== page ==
Wine & Health

A Discussion on the Legal Drinking Age in the U.S. - IntoWineTV Episode 151

IntoWineTV host Lisa Kolenda and wine panelists Bartholomew Broadbent, Michael Cervin, and Richard Jennings discuss the pros and cons of the legal drinking age in the U.S..

Q&A with Jenny LaFever, Founder of WineStraws

WineStrawsIntoWine recently caught up with WineStraws founder, Jenny LaFever, to discuss what WineStraws can do for you and to get the latest on this wine drinking trend.

What inspired the idea for wine straws?

The idea was born one night in December, 2007.  I had a few girlfriends over for wine and appetizers before we headed to a holiday party.  Two of the girls had recently had their teeth professionally whitened and (dentist’s orders) had to use a straw for their wine.  The rest of the girls and I decided we didn’t want wine staining our teeth either so we all decided to used a straw.  I had seen firsthand many times what a night of drinking red wine can look like!  Right away, aside from having fun trying something new, I noticed that the wine taste and experience was not minimized whatsoever, I had no staining, and my lipgloss stayed on lips—not the glass.  The only downfall to that first experience was the straw itself… it wasn’t perfect.  After many delicious trial runs and tests, what started out as a whim of an idea amongst a few wine loving friends has now turned into the conceptualization and launch of my company: WineStraws.

Sulfur in Wine, Demystified

Everyone’s seen the labeling on wine bottles: “Contains Sulfites.” There is no shortage of opinions as to whether sulfur should be used at all in the vineyard or the winery. Much like anything, with opinions comes confusion. As a wine-industry professional, I would like to dispel some of the myths.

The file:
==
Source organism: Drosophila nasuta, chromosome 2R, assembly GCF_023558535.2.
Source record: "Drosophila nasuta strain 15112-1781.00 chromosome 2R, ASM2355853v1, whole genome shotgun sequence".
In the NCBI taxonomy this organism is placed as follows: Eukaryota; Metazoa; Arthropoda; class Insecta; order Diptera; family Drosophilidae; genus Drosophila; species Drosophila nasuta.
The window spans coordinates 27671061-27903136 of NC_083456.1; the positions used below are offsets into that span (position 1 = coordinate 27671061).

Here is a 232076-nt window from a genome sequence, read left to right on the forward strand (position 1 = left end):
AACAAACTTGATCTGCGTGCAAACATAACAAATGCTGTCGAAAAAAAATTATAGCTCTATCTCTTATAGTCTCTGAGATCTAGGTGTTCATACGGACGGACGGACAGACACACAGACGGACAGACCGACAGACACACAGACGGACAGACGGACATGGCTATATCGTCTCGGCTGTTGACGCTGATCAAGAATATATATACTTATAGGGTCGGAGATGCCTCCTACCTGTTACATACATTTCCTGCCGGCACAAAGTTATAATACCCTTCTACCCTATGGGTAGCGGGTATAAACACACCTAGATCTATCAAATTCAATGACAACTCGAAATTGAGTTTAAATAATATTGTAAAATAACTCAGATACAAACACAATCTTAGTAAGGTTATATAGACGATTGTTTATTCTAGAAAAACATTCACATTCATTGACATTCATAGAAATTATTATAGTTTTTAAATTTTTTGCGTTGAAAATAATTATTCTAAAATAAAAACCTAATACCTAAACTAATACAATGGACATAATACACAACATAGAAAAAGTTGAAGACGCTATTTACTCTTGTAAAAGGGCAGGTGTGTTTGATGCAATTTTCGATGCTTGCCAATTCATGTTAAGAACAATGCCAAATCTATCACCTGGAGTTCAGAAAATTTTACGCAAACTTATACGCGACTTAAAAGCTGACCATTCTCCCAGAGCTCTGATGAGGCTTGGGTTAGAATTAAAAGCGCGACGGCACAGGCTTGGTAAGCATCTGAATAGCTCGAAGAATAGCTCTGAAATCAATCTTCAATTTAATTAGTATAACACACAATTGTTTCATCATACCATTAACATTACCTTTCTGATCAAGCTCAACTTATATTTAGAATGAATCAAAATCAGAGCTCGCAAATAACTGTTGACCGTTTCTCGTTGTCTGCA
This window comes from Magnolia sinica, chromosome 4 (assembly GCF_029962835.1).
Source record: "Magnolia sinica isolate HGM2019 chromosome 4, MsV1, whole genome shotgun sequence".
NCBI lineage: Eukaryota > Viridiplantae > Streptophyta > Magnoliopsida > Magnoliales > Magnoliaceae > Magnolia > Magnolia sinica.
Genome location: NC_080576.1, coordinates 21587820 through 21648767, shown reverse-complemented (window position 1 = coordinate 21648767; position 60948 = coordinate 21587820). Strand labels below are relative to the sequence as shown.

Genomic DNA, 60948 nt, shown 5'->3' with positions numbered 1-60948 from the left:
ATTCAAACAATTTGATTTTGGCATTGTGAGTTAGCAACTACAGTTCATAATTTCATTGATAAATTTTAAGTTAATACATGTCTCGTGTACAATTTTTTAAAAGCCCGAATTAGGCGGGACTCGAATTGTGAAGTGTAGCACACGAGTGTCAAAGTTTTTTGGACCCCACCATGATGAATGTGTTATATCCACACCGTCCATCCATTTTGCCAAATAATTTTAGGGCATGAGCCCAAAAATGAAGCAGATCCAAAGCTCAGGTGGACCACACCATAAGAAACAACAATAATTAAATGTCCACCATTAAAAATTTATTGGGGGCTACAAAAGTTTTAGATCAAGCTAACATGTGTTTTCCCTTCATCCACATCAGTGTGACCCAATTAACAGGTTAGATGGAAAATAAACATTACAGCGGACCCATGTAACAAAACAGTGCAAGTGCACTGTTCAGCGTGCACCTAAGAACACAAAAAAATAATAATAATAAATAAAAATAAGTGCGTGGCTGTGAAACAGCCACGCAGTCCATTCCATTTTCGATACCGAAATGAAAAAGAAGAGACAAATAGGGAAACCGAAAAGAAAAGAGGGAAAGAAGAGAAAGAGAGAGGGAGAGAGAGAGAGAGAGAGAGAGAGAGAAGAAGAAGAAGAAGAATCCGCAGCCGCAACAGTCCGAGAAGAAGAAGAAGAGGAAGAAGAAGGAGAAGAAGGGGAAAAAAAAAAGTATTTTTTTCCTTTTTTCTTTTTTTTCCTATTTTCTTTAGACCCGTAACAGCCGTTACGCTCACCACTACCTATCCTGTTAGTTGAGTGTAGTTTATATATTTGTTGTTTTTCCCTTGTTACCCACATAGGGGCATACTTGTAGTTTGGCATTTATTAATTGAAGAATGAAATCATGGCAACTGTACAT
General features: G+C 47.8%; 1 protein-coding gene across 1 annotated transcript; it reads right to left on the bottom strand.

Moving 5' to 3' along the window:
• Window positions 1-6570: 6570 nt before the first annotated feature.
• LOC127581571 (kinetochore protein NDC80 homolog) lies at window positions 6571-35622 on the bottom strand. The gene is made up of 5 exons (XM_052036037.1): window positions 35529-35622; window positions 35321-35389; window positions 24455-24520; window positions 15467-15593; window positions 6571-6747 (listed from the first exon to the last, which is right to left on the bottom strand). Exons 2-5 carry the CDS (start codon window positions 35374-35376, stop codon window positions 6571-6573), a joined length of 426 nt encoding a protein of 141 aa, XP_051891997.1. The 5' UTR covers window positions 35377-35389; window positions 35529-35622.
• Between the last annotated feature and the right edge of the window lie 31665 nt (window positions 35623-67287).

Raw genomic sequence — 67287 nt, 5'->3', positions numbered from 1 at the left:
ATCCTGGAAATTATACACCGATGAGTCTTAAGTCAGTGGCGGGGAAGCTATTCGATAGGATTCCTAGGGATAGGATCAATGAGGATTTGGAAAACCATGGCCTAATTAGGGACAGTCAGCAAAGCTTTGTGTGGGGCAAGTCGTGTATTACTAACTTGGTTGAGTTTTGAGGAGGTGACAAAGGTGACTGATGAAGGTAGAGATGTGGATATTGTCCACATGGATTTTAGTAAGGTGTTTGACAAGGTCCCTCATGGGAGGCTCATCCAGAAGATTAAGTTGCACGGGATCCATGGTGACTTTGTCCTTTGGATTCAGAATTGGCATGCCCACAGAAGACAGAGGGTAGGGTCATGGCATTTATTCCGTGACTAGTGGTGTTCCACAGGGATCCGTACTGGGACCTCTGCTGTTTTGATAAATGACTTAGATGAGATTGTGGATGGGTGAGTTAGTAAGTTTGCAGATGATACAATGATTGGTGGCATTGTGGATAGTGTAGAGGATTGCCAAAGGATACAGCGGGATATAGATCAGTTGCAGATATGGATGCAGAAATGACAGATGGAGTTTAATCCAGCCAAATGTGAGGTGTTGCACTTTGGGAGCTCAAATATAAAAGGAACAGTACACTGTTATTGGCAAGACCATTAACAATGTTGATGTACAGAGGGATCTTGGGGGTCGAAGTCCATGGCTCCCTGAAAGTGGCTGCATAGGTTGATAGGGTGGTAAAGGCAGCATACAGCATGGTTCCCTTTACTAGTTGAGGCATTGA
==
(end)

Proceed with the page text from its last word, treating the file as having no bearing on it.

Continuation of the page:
When it comes right down to it, there is always going to be some sulfur in wine. Sulfur is a natural byproduct of the fermentation process (yes, small amounts of sulfur can be found in bread too) and it is one of the most useful tools a winemaker has.

Organic Wine and Biodynamics

This article is Part II of a two part series by Céline Guillou. Part I, "Green Wine: What Does "Green" Mean? Does it Taste Better?", can be viewed here.

Organic Wine

For many years, the simple mention of “organic wine” inspired a less than enthusiastic reaction from wine consumers, who generally viewed purveyors of organic wine as “tree-huggers”.

Green Wine: What Does "Green" Mean? Does it Taste Better?

It goes without saying that “green” is the new red. Talk of “green” is all over the media and fast spreading to every industry – food, automotive, home improvement, and now wine. But when it comes to wine, does “green” really taste better? And, more importantly, what does it actually mean?

"Green Wine": An Organic Wine Chat with Yield Owners Celine Guillou & Chris Tavelli

In the U.S. and abroad, the movement towards embracing organic foods is evolving rapidly. It seems a day can not pass without new information emerging concerning the health benefits of organic foods. Major grocers such as Whole Foods and Molly Stone’s are popping up in cities across the U.S. as consumers embrace the health benefits –and better taste – of organic foods. IntoWine.com recently chatted with Celine Guillou and Chris Tavelli, the owners of Yield, San Francisco’s first and only “green” wine bar, about “green” wine and the Yield Wine Bar experience.

Wine & Health

Something akin to the shot heard 'round the world on the dawn of American Revolutionary War, was heard in the wine world Sunday night, November 17, 1991.

Scientist Says Wine Reduces Death Rate

February 18, 1998, Filed at 2:36 a.m. EST
By The Associated Press

Wine in the Bible Commentary

Wine is referenced in many Bible passages:

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